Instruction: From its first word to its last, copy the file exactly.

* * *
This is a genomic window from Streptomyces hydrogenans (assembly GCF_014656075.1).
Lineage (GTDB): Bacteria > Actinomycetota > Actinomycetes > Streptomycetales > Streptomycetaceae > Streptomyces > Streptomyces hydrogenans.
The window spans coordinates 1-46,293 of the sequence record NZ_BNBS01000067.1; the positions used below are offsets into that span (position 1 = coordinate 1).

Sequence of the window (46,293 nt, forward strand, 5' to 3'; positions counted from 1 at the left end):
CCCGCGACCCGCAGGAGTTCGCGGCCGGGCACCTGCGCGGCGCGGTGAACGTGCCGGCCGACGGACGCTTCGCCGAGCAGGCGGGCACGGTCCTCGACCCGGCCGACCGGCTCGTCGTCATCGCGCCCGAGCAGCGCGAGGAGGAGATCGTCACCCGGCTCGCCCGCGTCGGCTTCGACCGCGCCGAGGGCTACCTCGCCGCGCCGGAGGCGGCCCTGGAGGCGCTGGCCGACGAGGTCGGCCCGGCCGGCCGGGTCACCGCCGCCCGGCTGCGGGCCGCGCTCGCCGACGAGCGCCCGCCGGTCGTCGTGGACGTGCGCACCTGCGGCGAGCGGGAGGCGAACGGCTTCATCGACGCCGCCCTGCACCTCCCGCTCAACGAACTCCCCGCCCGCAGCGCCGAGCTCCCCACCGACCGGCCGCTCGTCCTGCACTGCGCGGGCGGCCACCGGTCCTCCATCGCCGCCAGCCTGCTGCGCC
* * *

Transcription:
This is a genomic window from Streptomyces hydrogenans (assembly GCF_014656075.1).
Lineage (GTDB): Bacteria > Actinomycetota > Actinomycetes > Streptomycetales > Streptomycetaceae > Streptomyces > Streptomyces hydrogenans.
The window spans coordinates 1-46,293 of the sequence record NZ_BNBS01000067.1; the positions used below are offsets into that span (position 1 = coordinate 1).

Sequence of the window (46,293 nt, forward strand, 5' to 3'; positions counted from 1 at the left end):
CCCGCGACCCGCAGGAGTTCGCGGCCGGGCACCTGCGCGGCGCGGTGAACGTGCCGGCCGACGGACGCTTCGCCGAGCAGGCGGGCACGGTCCTCGACCCGGCCGACCGGCTCGTCGTCATCGCGCCCGAGCAGCGCGAGGAGGAGATCGTCACCCGGCTCGCCCGCGTCGGCTTCGACCGCGCCGAGGGCTACCTCGCCGCGCCGGAGGCGGCCCTGGAGGCGCTGGCCGACGAGGTCGGCCCGGCCGGCCGGGTCACCGCCGCCCGGCTGCGGGCCGCGCTCGCCGACGAGCGCCCGCCGGTCGTCGTGGACGTGCGCACCTGCGGCGAGCGGGAGGCGAACGGCTTCATCGACGCCGCCCTGCACCTCCCGCTCAACGAACTCCCCGCCCGCAGCGCCGAGCTCCCCACCGACCGGCCGCTCGTCCTGCACTGCGCGGGCGGCCACCGGTCCTCCATCGCCGCCAGCCTGCTGCGCC